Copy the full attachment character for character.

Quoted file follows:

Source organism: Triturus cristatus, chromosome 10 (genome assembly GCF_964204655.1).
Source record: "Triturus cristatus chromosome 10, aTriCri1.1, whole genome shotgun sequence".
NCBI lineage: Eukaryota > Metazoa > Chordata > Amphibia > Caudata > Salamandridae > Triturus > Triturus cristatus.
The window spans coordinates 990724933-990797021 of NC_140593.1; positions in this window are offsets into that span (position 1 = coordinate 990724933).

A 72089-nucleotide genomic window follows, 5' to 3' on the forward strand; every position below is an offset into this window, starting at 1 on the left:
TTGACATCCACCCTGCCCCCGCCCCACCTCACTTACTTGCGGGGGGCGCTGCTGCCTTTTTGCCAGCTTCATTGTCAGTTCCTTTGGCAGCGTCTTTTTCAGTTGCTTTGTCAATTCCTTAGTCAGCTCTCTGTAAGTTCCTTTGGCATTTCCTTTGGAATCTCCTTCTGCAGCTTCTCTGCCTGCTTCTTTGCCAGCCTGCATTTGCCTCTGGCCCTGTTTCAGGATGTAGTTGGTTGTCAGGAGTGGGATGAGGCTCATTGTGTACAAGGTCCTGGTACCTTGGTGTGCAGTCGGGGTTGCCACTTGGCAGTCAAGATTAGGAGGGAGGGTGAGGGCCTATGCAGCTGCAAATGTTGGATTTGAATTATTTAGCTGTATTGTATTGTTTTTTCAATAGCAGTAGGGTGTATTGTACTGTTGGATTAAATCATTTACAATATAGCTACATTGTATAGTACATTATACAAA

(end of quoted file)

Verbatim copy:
Source organism: Triturus cristatus, chromosome 10 (genome assembly GCF_964204655.1).
Source record: "Triturus cristatus chromosome 10, aTriCri1.1, whole genome shotgun sequence".
NCBI lineage: Eukaryota > Metazoa > Chordata > Amphibia > Caudata > Salamandridae > Triturus > Triturus cristatus.
The window spans coordinates 990724933-990797021 of NC_140593.1; positions in this window are offsets into that span (position 1 = coordinate 990724933).

A 72089-nucleotide genomic window follows, 5' to 3' on the forward strand; every position below is an offset into this window, starting at 1 on the left:
TTGACATCCACCCTGCCCCCGCCCCACCTCACTTACTTGCGGGGGGCGCTGCTGCCTTTTTGCCAGCTTCATTGTCAGTTCCTTTGGCAGCGTCTTTTTCAGTTGCTTTGTCAATTCCTTAGTCAGCTCTCTGTAAGTTCCTTTGGCATTTCCTTTGGAATCTCCTTCTGCAGCTTCTCTGCCTGCTTCTTTGCCAGCCTGCATTTGCCTCTGGCCCTGTTTCAGGATGTAGTTGGTTGTCAGGAGTGGGATGAGGCTCATTGTGTACAAGGTCCTGGTACCTTGGTGTGCAGTCGGGGTTGCCACTTGGCAGTCAAGATTAGGAGGGAGGGTGAGGGCCTATGCAGCTGCAAATGTTGGATTTGAATTATTTAGCTGTATTGTATTGTTTTTTCAATAGCAGTAGGGTGTATTGTACTGTTGGATTAAATCATTTACAATATAGCTACATTGTATAGTACATTATACAAA